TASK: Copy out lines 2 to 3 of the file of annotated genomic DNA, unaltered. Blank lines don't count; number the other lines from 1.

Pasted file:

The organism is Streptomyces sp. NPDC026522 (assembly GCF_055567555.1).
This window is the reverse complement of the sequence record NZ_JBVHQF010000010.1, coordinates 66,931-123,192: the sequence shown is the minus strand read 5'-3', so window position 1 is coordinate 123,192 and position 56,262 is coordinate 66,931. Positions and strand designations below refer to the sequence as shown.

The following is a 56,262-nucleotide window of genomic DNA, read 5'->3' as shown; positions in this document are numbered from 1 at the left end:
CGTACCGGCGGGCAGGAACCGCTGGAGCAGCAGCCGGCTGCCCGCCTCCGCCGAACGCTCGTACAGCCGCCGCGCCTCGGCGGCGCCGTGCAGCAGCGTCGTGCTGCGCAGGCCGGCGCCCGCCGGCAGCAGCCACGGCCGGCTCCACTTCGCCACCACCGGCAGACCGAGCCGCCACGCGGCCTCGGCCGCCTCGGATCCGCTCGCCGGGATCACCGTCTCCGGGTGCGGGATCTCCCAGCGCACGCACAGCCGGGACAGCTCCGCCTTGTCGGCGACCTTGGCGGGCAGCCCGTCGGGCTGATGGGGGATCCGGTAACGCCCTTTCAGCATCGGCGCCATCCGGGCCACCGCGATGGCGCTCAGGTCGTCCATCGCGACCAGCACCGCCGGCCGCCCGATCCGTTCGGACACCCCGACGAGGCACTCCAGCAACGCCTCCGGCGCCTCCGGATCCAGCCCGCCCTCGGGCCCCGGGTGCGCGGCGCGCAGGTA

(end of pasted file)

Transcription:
This window is the reverse complement of the sequence record NZ_JBVHQF010000010.1, coordinates 66,931-123,192: the sequence shown is the minus strand read 5'-3', so window position 1 is coordinate 123,192 and position 56,262 is coordinate 66,931. Positions and strand designations below refer to the sequence as shown.

The following is a 56,262-nucleotide window of genomic DNA, read 5'->3' as shown; positions in this document are numbered from 1 at the left end: